Prohibited Items Policy

Labels is a curated marketplace. For a variety of reasons, we prohibit certain types of items from Labels. Some items present legal risks to our community; others are inconsistent with our values, are harmful to our members, or simply are not in the spirit of Labels. This policy explains what is prohibited or restricted on Labels.

We have a zero tolerance policy for prohibited items, particularly those that promote, support or glorify hatred, those that promote, support or glorify violence, or are unlawful. Sellers deemed to violate this policy can be subject to immediate account suspension or termination, in accordance with our Terms of Use.

This policy is a part of our Terms of Use. By opening an Labels shop, you’re agreeing to this policy and our Terms of Use.

The following types of items are prohibited or restricted on Labels:

Alcohol, Tobacco, Drugs, Drug Paraphernalia, and Medical Drugs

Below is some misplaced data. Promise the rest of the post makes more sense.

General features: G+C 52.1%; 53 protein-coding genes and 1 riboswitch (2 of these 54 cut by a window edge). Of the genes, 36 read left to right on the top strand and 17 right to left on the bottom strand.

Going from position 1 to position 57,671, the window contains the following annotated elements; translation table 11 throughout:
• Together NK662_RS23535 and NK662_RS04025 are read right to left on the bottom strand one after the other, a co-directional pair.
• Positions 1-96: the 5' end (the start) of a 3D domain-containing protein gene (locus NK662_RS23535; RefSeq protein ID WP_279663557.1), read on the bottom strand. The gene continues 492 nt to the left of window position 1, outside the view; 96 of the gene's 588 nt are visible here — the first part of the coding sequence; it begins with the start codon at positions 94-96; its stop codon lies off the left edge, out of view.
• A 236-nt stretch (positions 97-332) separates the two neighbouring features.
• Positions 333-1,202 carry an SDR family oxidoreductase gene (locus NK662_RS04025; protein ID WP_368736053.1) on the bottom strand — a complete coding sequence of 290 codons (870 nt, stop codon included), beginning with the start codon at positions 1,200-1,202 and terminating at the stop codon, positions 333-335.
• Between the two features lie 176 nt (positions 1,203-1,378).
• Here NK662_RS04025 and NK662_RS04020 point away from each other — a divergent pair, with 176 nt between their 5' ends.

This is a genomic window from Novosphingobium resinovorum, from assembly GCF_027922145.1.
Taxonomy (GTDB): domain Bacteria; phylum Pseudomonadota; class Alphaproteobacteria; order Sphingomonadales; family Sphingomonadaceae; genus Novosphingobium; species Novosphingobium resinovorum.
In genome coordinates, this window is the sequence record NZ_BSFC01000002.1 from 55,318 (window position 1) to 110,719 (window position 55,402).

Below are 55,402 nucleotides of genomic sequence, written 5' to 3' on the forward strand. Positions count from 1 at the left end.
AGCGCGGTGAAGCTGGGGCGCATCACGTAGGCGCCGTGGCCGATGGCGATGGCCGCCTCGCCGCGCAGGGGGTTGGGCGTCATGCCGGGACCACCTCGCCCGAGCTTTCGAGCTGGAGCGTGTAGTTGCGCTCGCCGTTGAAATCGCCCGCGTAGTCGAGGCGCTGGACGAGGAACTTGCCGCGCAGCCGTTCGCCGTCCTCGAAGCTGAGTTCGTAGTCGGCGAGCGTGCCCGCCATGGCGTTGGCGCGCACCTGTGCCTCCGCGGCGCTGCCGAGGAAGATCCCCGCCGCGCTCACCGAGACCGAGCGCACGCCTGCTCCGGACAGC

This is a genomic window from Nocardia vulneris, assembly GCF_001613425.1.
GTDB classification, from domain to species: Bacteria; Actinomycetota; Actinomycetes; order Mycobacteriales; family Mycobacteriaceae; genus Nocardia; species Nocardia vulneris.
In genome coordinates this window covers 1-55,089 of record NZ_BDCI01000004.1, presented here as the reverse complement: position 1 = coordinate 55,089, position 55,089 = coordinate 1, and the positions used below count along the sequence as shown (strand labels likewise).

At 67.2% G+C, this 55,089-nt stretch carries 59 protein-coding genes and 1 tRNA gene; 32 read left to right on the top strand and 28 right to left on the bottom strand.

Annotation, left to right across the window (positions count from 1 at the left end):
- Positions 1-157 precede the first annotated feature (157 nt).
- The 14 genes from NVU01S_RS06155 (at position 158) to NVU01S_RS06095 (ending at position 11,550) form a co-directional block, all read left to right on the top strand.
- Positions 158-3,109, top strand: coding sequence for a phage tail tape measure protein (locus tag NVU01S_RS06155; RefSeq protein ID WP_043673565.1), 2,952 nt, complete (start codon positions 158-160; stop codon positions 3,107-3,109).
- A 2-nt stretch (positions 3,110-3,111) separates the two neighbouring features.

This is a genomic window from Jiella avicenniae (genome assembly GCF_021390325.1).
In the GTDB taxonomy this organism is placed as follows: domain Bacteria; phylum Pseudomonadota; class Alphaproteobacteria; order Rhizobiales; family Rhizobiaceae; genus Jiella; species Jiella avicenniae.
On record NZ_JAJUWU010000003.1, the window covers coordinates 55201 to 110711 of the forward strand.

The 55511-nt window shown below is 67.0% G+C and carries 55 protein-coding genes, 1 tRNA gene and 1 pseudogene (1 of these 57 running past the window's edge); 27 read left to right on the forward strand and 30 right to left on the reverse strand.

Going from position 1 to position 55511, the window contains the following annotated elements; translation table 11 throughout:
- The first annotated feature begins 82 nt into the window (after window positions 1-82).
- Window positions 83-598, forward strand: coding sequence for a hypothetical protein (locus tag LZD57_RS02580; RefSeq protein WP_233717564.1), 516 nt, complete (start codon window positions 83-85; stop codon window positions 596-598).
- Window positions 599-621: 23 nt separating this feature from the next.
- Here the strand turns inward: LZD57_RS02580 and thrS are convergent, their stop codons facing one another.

Animal Products and Human Remains

Dangerous Items: Hazardous Materials, Recalled Items, and Weapons

Hate Items: Items that Promote, Support, or Glorify Hatred

Illegal Items, Items Promoting Illegal Activity, and Highly Regulated Items

Internationally Regulated Items

Pornography and Mature Content

Violent Items: Items that Promote, Support, or Glorify Violence

Policy decisions are complex. We consider many different and often divergent factors before coming to a decision about what is best for our community. Because we are a creative community, we err on the side of freedom of expression. We also tend to allow items that have educational, historical, or artistic value, but we know that even those items are subject to a variety of valid and sometimes conflicting interpretations and emotional responses.